Tuesday 17th Jan, saw us visit RSPB Titchwell Marsh nature reserve, to twitch yet again!.  This time we were looking for the Coue’s Arctic Redpoll [Carduelis hornemanni exilipes].  This sub-species of Arctic Redpoll breeds in the tundra of northern North America and Europe. This one was travelling with Scandinavian Lesser Redpoll and Common (Mealy) Redpolls. We found it in the Alder trees on the back path, to the rear of the visitor centre.


Further into the reserve, this Common Pheasant stood quite still while I photographed him in the frost of the morning.

Here are a few birds seen at Titchwell that day.

It seems strange at Titchwell with the new “gi-normous” Parinder Hide. A concrete monstrosity some call it – maybe it’s an architectual statement of man’s ability to tame nature, if not to beat it – who can say? Anyway, a good way to see things here is not to sit in a hide, but to stay outside on the newly-widened paths, and watch and wait for the birds to fly over you. Of course you get pestered a bit – like “I’ll bet you can see Yarmouth with that lens”, or “what are you doing?” – never mind eh?

This Black-tailed Godwit in it’s winter plumage, was relaxing on one leg at the edge of the brackish pool.


Dark-bellied Brent Geese are a favourite of mine and these at Titchwell were not exception.


Later on in the week, we were driving back from Titchwell and the evening looked like it was going to be a corker of a sunset.  We had to stop off at one of my favourite Barn Owl haunts. It did not disappoint. On first arrival there was already one owl quartering over the field. This was followed by 3 more – I did not know where to point my lens next!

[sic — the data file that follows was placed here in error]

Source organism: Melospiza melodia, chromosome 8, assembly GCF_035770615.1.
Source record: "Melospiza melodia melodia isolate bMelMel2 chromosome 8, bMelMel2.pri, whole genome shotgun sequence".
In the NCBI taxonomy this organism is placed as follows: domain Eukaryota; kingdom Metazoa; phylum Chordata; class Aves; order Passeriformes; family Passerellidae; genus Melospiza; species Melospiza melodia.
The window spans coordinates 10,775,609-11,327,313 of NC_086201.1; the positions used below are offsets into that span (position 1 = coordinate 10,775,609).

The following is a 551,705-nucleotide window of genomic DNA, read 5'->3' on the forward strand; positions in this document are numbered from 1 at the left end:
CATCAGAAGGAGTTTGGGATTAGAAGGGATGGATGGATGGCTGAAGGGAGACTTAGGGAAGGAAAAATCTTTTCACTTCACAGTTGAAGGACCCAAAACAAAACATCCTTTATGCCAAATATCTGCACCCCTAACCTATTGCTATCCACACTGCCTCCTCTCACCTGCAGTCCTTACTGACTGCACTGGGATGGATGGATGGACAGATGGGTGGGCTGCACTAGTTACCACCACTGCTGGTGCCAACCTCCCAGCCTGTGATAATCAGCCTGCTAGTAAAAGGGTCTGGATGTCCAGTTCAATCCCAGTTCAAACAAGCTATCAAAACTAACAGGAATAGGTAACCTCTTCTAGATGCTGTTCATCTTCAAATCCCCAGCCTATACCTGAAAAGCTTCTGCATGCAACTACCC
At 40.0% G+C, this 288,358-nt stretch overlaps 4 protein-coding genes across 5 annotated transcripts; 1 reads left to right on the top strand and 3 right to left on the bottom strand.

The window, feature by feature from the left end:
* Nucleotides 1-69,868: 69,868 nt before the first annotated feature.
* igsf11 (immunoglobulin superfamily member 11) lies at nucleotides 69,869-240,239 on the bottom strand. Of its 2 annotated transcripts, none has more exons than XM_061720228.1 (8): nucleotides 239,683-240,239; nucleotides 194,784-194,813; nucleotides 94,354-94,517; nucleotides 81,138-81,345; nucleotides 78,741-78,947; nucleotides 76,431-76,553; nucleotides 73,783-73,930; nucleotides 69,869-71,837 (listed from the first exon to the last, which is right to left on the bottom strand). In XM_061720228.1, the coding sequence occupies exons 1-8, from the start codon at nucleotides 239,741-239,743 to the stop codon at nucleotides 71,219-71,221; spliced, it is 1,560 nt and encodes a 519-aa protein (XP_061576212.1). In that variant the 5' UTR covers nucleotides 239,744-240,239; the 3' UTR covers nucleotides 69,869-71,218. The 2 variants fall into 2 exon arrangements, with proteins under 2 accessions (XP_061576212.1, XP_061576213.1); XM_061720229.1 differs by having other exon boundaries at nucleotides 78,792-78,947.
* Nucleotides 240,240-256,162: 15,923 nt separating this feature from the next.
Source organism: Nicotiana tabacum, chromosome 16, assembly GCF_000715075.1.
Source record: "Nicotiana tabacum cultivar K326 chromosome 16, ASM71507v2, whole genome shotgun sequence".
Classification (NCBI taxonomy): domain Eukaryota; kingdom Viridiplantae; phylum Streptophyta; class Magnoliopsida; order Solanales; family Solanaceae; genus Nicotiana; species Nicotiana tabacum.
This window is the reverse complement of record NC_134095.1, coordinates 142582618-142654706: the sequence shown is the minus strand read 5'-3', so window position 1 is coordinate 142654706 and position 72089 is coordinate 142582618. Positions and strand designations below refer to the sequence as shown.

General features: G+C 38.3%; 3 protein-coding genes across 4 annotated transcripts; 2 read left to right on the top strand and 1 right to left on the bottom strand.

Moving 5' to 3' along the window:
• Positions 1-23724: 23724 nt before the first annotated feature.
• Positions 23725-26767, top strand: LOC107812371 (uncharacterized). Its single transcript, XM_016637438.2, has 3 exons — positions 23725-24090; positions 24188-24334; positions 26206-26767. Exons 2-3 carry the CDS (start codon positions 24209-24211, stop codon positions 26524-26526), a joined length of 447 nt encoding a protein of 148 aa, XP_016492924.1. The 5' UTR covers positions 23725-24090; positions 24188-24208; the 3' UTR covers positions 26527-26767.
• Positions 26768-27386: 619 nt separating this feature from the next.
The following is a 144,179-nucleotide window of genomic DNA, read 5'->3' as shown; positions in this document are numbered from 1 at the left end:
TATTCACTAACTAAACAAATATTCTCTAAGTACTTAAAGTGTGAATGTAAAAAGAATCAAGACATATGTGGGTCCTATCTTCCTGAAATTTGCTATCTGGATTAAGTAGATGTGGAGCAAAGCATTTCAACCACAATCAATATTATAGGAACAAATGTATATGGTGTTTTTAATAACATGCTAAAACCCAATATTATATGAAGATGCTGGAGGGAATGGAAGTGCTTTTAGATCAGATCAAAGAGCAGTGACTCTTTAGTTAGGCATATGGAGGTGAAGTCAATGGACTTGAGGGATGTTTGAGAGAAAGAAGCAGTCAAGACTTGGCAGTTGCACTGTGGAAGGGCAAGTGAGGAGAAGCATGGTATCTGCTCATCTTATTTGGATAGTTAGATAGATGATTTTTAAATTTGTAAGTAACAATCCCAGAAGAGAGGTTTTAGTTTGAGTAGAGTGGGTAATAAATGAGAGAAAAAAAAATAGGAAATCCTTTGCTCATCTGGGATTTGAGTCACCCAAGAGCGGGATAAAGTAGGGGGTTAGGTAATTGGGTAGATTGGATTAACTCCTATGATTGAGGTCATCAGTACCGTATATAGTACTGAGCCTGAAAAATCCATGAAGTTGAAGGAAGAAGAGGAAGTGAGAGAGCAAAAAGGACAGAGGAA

Barn Owls are just superb aren’t they?

A chance occurred later in the week, where the weather was good – nice blue skies, a bit of wind [in the air!] and plenty of birds in the air – what more can you ask for?


Sometimes, if you’re lucky, Golden Plover can cruise by closer than normal – beautiful birds.


There were some, but not many waders around – a few Dunlin, the scarce and rare Western Sandpiper [I got some distant and crap images – not posted here, sadly] and the ubiquitous Redshank.


Back to Willington on the 22nd, brought continued high westerly winds and in-flight chances, just bordering on possible. A couple of miles an hour more and it would have been too strong.

These 6 Pintail ducks remained frustratingly almost always on the water, seeking shelter from the battering of the high winds.

This Little Egret was almost stationary as it battled headlong into the wind. With full sun on it’s brilliant white plumage, keeping the image from burning out was a real challenge.


Sometimes you get there a bit too early for the sun, but then there’s some flight action. Time to get creative and utilise some slow shutter speed with a motion blur shot.

That’s pretty much it for January 2012.

Not a bad start to the year, some decent weather and some good opportunities. Let’s hope February brings some more of the same.